Winston-Salem State University (WSSU) is committed to educating the campus community concerning the unauthorized distribution of copyrighted material, including unauthorized peer-to-peer file sharing. Furthermore, the Higher Education Opportunity Act of 2008 requires that this notice is sent to members of the community annually.

Higher Education Opportunity Act Summary 

Users of WSSU computing resources are advised that the unauthorized copying, distribution, alteration, use, or translation of copyrighted materials, software, motion pictures, music, or other media without the express written permission of the copyright holder is strictly prohibited.  It is your duty to ensure that copyrighted material is not shared through the WSSU network.

Although it may be lawful to use peer-to-peer file sharing software itself, the illegal distribution of copyrighted files with that software is not. In many situations, either downloading or uploading even part of a copyrighted work without permission is copyright infringement. Peer-to-peer file sharing also increases the likelihood that others could access confidential data on your computer or install destructive computer viruses that could spread across the university’s network.

Digital Millennium Copyright Act


Winston-Salem State University additionally takes its obligations under the Digital Millennium Copyright Act (DMCA) very seriously. If WSSU receives a notice concerning a possible infringement, the DMCA requires the university to take certain steps to ensure illegal file sharing or other copyright violations occurring on the WSSU network have been stopped. If WSSU receives such a notice about copyright-infringing material on your computer, your computer privileges will be temporarily suspended, and you will be required to remove the infringing material from your computer.

Digital Millennium Copyright Act Summary

Detection

Copyright holders such as the Recording Industry Association of America (RIAA) and the Motion Picture Association of America (MPAA) use automated detection systems to identify copyright infringements. Also, the university is increasing logging and analysis of activity on its networks to include monitoring of peer-to-peer file sharing. WSSU acts quickly when notified of alleged copyright infringements. It refers incidents to appropriate campus officials and takes steps to stop the unauthorized download or distribution of copyrighted materials.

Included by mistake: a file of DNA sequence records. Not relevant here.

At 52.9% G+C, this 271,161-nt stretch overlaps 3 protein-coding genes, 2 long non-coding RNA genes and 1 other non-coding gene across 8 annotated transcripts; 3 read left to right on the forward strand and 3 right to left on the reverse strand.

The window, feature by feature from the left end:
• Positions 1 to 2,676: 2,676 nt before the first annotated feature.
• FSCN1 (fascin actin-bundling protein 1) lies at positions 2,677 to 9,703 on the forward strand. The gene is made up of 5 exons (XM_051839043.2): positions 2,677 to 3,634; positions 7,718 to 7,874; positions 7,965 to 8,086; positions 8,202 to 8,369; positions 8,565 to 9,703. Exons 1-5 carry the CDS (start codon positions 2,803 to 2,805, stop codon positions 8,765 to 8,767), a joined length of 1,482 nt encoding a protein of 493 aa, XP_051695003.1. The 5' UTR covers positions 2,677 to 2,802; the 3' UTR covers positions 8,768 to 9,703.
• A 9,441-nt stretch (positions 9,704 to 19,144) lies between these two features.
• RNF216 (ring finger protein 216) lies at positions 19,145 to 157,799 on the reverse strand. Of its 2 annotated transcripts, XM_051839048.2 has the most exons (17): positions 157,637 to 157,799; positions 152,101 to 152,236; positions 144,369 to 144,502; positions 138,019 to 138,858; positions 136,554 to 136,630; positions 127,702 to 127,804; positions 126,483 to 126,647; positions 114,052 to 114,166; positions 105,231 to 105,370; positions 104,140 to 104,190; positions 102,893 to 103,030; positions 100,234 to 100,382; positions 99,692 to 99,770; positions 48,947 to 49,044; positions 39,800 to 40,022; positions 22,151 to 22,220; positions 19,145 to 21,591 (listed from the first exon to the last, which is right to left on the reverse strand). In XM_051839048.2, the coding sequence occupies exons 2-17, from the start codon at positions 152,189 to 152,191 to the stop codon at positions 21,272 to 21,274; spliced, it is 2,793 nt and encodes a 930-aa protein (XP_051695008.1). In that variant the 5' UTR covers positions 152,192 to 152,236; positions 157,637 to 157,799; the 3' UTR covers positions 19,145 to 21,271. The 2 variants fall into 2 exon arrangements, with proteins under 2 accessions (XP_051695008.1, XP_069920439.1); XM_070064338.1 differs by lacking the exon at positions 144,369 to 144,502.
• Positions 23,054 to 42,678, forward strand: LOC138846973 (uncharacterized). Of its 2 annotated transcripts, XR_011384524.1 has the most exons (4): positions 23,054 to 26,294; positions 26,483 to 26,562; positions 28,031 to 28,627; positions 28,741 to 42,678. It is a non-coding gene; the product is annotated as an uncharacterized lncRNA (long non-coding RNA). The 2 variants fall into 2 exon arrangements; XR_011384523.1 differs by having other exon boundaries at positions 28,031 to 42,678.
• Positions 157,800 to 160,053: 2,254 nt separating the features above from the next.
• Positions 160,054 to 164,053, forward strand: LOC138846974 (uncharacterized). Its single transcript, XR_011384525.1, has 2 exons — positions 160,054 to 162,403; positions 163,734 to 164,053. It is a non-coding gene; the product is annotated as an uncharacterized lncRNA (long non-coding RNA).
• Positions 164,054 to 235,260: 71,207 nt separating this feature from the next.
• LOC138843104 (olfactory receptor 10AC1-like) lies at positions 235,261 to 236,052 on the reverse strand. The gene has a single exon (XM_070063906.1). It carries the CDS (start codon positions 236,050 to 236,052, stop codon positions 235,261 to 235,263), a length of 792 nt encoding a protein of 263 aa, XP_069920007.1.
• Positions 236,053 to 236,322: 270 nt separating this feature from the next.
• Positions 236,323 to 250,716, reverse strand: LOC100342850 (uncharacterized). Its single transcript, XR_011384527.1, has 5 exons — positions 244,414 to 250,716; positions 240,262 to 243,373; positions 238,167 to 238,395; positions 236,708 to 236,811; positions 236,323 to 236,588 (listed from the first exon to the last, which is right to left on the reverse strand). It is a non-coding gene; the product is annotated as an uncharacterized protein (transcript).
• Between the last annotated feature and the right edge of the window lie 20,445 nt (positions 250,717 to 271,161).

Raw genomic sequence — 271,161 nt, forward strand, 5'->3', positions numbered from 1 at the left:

Penalties & Judgments

If you illegally download, upload, copy or distribute copyrighted content, even unintentionally, you are at risk for severe penalties. Violating the rights of a copyright owner can result in judgments in the form of actual or statutory damages. The courts determine the costs associated with copyright infringement, and statutory damages can range from $200 per violation to $150,000 per violation. Alternatively, a violation can result in a judgment for actual damages, and in the case of a willful violation, you can be held accountable to pay costs and attorneys’ fees related to litigation. Finally, certain intentional actions could result in criminal charges which could include fines and jail time.

Legal Alternatives for Copyrighted Materials

There are many legal sources for copyrighted material such as music and movies. They have a broad range of business models; some are even free. Industry associations maintain the most up-to-date and comprehensive compendia of legal sources. In addition to useful lists of music sources, the web sites below also present the industry's perspective on copyright issues. No endorsement or evaluation is intended.